Lack of reforms during the previous tenure of the government had put the investment climate in a state of slumber. Thus the newly elected government managed to sweep the elections on the promise of rejuvenating the economy. The government has already set the ball rolling by de-regulating diesel and hiking gas price. However a number of areas need to be worked upon to make the investment climate more business friendly. Land acquisition continues to be one of the biggest stumble blocks in large infrastructure projects. The Finance Minister is looking towards amending the land acquisition law to give way for the implementation of smart cities in the country.
Another hurdle that has stalled large projects in the country is the shortage of power on low availability of coal. The country's largest coal mining company <>Coal India has fallen short of its production targets for quite some time now on account of red tapism. The government on its part passed an important ordinance opening doors in commercial mining for private companies. The government aims to follow the e-auction route to allocate coal blocks for greater transparency and is giving finishing touches to a re-worked mining law. Amendments to simplify outdated labour laws are also underway.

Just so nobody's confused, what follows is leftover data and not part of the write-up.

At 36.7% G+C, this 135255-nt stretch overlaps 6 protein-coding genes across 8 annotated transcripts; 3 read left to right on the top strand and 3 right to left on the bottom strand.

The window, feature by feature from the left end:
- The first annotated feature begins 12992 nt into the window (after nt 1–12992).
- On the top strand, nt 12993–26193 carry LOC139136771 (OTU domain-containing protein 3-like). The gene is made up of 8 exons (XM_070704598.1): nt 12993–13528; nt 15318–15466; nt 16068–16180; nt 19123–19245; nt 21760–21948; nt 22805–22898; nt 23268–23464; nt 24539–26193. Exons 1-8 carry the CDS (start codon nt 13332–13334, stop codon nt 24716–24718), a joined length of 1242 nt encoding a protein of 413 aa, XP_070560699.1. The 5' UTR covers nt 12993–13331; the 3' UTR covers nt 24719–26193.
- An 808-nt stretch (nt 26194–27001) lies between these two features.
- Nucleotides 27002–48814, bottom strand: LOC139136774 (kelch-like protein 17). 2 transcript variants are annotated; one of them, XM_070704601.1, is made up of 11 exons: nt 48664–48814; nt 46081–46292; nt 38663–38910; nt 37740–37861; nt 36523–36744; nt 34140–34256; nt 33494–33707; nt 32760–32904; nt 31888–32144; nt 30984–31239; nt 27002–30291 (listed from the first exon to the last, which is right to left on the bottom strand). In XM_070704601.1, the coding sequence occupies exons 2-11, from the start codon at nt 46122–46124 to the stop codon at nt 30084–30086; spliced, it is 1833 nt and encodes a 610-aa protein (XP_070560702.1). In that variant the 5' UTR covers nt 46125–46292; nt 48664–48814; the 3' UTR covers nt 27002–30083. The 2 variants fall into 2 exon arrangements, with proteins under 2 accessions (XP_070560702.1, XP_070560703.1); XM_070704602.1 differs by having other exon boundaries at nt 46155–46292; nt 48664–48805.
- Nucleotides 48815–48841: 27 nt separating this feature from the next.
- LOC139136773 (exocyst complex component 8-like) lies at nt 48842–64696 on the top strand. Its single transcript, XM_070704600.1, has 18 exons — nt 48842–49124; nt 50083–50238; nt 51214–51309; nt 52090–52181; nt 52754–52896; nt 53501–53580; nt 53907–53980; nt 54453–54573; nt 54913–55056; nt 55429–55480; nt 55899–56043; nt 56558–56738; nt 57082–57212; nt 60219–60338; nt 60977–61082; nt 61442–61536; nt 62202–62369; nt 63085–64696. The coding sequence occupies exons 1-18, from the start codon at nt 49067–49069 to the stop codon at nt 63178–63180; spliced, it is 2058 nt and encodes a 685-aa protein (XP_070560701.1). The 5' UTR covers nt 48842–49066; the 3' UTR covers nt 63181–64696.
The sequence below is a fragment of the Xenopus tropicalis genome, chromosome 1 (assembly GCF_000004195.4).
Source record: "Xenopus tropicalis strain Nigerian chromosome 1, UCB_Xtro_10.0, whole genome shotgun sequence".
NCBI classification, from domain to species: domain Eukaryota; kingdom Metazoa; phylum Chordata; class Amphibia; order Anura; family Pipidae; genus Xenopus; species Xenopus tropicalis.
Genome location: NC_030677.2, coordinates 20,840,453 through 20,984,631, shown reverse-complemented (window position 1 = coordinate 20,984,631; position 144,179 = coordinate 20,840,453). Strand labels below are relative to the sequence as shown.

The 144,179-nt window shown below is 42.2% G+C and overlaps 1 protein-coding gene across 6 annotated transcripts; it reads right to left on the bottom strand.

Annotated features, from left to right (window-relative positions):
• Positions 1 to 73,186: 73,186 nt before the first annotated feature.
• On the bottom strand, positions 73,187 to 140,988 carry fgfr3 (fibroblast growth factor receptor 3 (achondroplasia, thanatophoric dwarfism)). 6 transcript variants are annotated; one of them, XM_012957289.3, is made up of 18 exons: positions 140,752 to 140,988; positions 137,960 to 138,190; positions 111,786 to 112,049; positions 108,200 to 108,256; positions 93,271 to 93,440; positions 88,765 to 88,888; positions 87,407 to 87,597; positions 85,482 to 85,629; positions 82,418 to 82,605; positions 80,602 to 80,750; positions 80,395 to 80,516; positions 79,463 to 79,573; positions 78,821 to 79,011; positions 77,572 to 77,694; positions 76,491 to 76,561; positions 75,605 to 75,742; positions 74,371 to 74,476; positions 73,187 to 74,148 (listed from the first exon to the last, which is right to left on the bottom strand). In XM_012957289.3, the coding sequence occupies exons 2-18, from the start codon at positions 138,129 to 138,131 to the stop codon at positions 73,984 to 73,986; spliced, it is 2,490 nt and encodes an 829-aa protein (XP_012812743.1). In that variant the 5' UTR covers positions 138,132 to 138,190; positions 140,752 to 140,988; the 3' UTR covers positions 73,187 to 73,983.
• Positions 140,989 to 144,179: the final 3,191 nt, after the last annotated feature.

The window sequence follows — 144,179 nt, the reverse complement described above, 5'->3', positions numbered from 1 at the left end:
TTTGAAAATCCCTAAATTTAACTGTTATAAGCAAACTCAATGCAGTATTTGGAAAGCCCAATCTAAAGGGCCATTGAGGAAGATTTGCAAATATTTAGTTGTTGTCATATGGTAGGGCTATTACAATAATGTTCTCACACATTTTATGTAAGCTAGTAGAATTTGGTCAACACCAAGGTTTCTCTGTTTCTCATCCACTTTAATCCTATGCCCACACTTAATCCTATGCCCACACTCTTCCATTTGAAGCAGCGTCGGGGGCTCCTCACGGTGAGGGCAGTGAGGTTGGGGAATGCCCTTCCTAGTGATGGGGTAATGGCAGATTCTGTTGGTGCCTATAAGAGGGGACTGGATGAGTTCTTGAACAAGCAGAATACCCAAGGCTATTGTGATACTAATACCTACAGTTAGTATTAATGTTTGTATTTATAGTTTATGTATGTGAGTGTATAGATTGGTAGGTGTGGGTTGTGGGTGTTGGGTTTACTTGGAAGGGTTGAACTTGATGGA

To further ease the business environment in the country, we would further need Goods and Services Tax (GST) regime. The government is in the last stages of discussion with the states to arrive at a consensus on the same. Apart from this, the government is also working towards rationalizing the taxation policy to further attract investments.
Thus the country has embarked on an aggressive battle against slowdown through the reform process. This in turn is also winning accolades from the west. Recently the Organization of Economic Co-operation and Development (OECD) has forecast the economic growth in India to reach almost at par with China by 2016. Of course, this forecast can materialize if the government's reform process remains on course and is implemented properly.